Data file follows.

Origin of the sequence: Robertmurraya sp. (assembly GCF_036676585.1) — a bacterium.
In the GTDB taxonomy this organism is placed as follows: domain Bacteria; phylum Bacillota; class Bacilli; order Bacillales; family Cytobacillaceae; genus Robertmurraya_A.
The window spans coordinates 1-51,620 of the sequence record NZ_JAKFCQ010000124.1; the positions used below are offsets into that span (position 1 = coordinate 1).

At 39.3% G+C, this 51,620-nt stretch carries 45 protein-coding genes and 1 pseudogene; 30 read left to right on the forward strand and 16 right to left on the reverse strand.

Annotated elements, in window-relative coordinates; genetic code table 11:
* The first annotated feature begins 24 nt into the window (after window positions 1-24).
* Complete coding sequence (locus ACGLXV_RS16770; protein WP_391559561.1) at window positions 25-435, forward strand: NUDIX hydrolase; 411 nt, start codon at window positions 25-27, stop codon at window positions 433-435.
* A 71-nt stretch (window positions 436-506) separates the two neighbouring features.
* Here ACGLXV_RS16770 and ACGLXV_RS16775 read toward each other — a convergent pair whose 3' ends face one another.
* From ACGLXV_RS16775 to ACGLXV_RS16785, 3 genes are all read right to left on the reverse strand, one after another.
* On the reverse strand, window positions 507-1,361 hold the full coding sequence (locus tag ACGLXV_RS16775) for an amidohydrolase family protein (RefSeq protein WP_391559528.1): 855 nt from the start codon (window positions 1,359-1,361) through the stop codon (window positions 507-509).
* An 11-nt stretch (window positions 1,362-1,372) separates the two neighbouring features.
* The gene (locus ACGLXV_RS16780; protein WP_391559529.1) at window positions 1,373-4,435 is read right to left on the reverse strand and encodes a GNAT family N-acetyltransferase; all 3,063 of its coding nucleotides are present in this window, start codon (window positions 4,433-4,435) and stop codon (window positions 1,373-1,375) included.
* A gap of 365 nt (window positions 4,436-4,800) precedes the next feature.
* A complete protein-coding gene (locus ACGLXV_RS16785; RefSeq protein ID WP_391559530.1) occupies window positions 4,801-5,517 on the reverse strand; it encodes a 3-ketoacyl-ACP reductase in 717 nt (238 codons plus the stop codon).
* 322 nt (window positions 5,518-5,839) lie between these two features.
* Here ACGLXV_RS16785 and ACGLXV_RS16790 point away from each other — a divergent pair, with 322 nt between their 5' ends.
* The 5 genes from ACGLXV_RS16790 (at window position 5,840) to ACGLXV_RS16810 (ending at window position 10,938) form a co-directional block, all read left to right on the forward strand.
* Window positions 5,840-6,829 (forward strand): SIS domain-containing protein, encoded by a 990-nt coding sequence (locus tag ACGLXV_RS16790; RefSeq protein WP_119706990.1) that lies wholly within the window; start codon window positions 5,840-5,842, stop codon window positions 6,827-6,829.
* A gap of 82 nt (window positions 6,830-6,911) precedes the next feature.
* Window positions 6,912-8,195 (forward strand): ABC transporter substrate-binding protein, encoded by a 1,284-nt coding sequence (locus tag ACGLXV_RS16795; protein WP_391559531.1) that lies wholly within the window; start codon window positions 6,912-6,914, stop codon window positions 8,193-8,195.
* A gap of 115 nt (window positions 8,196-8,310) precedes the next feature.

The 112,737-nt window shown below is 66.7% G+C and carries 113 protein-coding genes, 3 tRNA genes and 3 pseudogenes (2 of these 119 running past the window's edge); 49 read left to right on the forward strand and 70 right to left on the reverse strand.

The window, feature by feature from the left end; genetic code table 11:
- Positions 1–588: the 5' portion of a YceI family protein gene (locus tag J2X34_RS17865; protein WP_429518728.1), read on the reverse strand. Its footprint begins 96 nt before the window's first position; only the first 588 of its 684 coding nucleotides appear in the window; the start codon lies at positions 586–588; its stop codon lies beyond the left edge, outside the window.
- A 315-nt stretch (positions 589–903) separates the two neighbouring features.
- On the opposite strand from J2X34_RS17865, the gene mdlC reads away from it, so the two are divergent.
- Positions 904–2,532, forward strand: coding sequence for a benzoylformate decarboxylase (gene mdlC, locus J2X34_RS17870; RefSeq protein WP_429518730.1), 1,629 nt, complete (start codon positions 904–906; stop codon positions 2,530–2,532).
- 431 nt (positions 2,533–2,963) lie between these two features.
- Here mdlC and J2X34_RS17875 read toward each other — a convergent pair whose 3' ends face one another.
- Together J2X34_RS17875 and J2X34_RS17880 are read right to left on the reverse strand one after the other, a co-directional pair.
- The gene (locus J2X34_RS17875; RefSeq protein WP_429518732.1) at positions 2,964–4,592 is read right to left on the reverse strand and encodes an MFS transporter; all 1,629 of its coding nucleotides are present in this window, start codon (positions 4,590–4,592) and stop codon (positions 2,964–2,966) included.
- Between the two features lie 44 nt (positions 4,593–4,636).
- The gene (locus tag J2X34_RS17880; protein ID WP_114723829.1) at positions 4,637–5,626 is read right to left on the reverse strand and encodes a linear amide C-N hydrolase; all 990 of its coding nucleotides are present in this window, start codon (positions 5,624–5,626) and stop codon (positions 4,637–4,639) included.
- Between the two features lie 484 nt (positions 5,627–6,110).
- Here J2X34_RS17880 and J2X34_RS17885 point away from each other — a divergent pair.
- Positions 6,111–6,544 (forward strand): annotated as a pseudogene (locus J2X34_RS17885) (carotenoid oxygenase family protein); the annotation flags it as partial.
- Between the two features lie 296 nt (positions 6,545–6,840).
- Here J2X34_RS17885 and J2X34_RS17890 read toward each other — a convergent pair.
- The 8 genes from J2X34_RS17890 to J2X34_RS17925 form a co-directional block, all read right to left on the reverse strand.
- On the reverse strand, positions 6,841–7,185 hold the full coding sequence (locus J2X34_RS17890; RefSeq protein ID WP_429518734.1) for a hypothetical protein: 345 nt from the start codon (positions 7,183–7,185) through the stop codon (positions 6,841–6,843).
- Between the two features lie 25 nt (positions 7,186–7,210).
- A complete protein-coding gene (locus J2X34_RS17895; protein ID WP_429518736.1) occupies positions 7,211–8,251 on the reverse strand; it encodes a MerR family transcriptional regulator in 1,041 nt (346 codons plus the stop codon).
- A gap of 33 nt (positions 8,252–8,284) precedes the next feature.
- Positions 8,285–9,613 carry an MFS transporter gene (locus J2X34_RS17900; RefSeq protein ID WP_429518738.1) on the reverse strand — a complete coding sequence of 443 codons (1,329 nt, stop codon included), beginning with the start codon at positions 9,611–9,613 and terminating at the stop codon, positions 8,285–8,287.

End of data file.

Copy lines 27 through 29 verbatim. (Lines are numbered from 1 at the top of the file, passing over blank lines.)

- On the opposite strand from J2X34_RS17865, the gene mdlC reads away from it, so the two are divergent.
- Positions 904–2,532, forward strand: coding sequence for a benzoylformate decarboxylase (gene mdlC, locus J2X34_RS17870; RefSeq protein WP_429518730.1), 1,629 nt, complete (start codon positions 904–906; stop codon positions 2,530–2,532).
- 431 nt (positions 2,533–2,963) lie between these two features.